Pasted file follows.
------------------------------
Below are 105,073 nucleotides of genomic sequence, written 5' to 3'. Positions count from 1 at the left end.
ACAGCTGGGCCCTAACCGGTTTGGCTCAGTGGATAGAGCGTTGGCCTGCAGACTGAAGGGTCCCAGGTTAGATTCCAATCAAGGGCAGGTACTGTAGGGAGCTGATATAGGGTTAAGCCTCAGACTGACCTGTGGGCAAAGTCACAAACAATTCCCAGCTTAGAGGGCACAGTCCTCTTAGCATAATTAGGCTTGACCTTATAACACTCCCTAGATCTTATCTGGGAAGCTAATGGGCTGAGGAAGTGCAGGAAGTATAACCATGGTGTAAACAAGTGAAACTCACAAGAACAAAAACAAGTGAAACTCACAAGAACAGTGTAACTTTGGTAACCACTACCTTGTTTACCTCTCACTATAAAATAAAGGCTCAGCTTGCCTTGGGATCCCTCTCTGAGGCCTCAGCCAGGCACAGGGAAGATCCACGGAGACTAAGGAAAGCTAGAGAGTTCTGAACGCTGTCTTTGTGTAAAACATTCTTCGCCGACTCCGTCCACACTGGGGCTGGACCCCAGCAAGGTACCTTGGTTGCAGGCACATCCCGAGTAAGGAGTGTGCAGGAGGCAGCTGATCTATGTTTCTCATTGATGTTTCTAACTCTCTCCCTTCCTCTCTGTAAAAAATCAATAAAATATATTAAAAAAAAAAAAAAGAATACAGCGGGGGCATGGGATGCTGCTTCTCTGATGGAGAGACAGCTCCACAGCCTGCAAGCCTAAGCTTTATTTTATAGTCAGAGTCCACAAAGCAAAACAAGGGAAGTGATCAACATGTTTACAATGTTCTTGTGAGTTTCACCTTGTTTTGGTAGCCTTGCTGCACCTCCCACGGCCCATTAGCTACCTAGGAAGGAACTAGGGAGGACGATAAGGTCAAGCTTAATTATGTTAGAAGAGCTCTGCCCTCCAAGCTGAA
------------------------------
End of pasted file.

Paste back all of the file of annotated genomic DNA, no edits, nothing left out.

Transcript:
Below are 105,073 nucleotides of genomic sequence, written 5' to 3'. Positions count from 1 at the left end.
ACAGCTGGGCCCTAACCGGTTTGGCTCAGTGGATAGAGCGTTGGCCTGCAGACTGAAGGGTCCCAGGTTAGATTCCAATCAAGGGCAGGTACTGTAGGGAGCTGATATAGGGTTAAGCCTCAGACTGACCTGTGGGCAAAGTCACAAACAATTCCCAGCTTAGAGGGCACAGTCCTCTTAGCATAATTAGGCTTGACCTTATAACACTCCCTAGATCTTATCTGGGAAGCTAATGGGCTGAGGAAGTGCAGGAAGTATAACCATGGTGTAAACAAGTGAAACTCACAAGAACAAAAACAAGTGAAACTCACAAGAACAGTGTAACTTTGGTAACCACTACCTTGTTTACCTCTCACTATAAAATAAAGGCTCAGCTTGCCTTGGGATCCCTCTCTGAGGCCTCAGCCAGGCACAGGGAAGATCCACGGAGACTAAGGAAAGCTAGAGAGTTCTGAACGCTGTCTTTGTGTAAAACATTCTTCGCCGACTCCGTCCACACTGGGGCTGGACCCCAGCAAGGTACCTTGGTTGCAGGCACATCCCGAGTAAGGAGTGTGCAGGAGGCAGCTGATCTATGTTTCTCATTGATGTTTCTAACTCTCTCCCTTCCTCTCTGTAAAAAATCAATAAAATATATTAAAAAAAAAAAAAAGAATACAGCGGGGGCATGGGATGCTGCTTCTCTGATGGAGAGACAGCTCCACAGCCTGCAAGCCTAAGCTTTATTTTATAGTCAGAGTCCACAAAGCAAAACAAGGGAAGTGATCAACATGTTTACAATGTTCTTGTGAGTTTCACCTTGTTTTGGTAGCCTTGCTGCACCTCCCACGGCCCATTAGCTACCTAGGAAGGAACTAGGGAGGACGATAAGGTCAAGCTTAATTATGTTAGAAGAGCTCTGCCCTCCAAGCTGAA